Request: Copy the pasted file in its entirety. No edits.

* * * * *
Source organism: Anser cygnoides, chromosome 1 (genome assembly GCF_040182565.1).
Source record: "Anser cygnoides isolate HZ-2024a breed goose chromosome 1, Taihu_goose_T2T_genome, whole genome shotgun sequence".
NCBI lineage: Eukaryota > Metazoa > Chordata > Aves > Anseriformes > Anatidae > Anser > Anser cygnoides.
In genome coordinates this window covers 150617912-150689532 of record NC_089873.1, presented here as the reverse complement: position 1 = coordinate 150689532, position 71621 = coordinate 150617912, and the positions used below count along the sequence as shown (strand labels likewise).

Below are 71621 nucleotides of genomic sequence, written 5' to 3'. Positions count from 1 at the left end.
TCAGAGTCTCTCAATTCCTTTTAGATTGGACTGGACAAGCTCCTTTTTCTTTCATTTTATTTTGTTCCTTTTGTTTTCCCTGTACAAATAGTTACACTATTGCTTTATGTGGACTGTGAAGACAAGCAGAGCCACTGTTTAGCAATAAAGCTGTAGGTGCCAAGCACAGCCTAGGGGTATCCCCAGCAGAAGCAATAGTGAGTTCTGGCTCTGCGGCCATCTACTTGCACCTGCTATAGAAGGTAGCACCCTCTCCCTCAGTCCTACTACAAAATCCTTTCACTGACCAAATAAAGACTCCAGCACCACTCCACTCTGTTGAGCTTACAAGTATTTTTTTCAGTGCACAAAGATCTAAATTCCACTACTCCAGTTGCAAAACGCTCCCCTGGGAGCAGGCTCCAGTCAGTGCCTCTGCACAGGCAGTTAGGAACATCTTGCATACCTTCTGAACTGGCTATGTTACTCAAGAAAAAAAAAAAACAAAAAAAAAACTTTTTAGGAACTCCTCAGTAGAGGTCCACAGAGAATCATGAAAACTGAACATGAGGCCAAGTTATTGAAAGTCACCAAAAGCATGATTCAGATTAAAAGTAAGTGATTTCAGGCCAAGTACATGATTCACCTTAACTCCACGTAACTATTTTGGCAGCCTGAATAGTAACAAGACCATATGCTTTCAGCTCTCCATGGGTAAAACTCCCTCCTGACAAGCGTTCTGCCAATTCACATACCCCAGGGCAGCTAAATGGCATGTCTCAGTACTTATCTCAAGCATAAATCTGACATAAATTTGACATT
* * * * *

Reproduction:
Source organism: Anser cygnoides, chromosome 1 (genome assembly GCF_040182565.1).
Source record: "Anser cygnoides isolate HZ-2024a breed goose chromosome 1, Taihu_goose_T2T_genome, whole genome shotgun sequence".
NCBI lineage: Eukaryota > Metazoa > Chordata > Aves > Anseriformes > Anatidae > Anser > Anser cygnoides.
In genome coordinates this window covers 150617912-150689532 of record NC_089873.1, presented here as the reverse complement: position 1 = coordinate 150689532, position 71621 = coordinate 150617912, and the positions used below count along the sequence as shown (strand labels likewise).

Below are 71621 nucleotides of genomic sequence, written 5' to 3'. Positions count from 1 at the left end.
TCAGAGTCTCTCAATTCCTTTTAGATTGGACTGGACAAGCTCCTTTTTCTTTCATTTTATTTTGTTCCTTTTGTTTTCCCTGTACAAATAGTTACACTATTGCTTTATGTGGACTGTGAAGACAAGCAGAGCCACTGTTTAGCAATAAAGCTGTAGGTGCCAAGCACAGCCTAGGGGTATCCCCAGCAGAAGCAATAGTGAGTTCTGGCTCTGCGGCCATCTACTTGCACCTGCTATAGAAGGTAGCACCCTCTCCCTCAGTCCTACTACAAAATCCTTTCACTGACCAAATAAAGACTCCAGCACCACTCCACTCTGTTGAGCTTACAAGTATTTTTTTCAGTGCACAAAGATCTAAATTCCACTACTCCAGTTGCAAAACGCTCCCCTGGGAGCAGGCTCCAGTCAGTGCCTCTGCACAGGCAGTTAGGAACATCTTGCATACCTTCTGAACTGGCTATGTTACTCAAGAAAAAAAAAAAACAAAAAAAAAACTTTTTAGGAACTCCTCAGTAGAGGTCCACAGAGAATCATGAAAACTGAACATGAGGCCAAGTTATTGAAAGTCACCAAAAGCATGATTCAGATTAAAAGTAAGTGATTTCAGGCCAAGTACATGATTCACCTTAACTCCACGTAACTATTTTGGCAGCCTGAATAGTAACAAGACCATATGCTTTCAGCTCTCCATGGGTAAAACTCCCTCCTGACAAGCGTTCTGCCAATTCACATACCCCAGGGCAGCTAAATGGCATGTCTCAGTACTTATCTCAAGCATAAATCTGACATAAATTTGACATT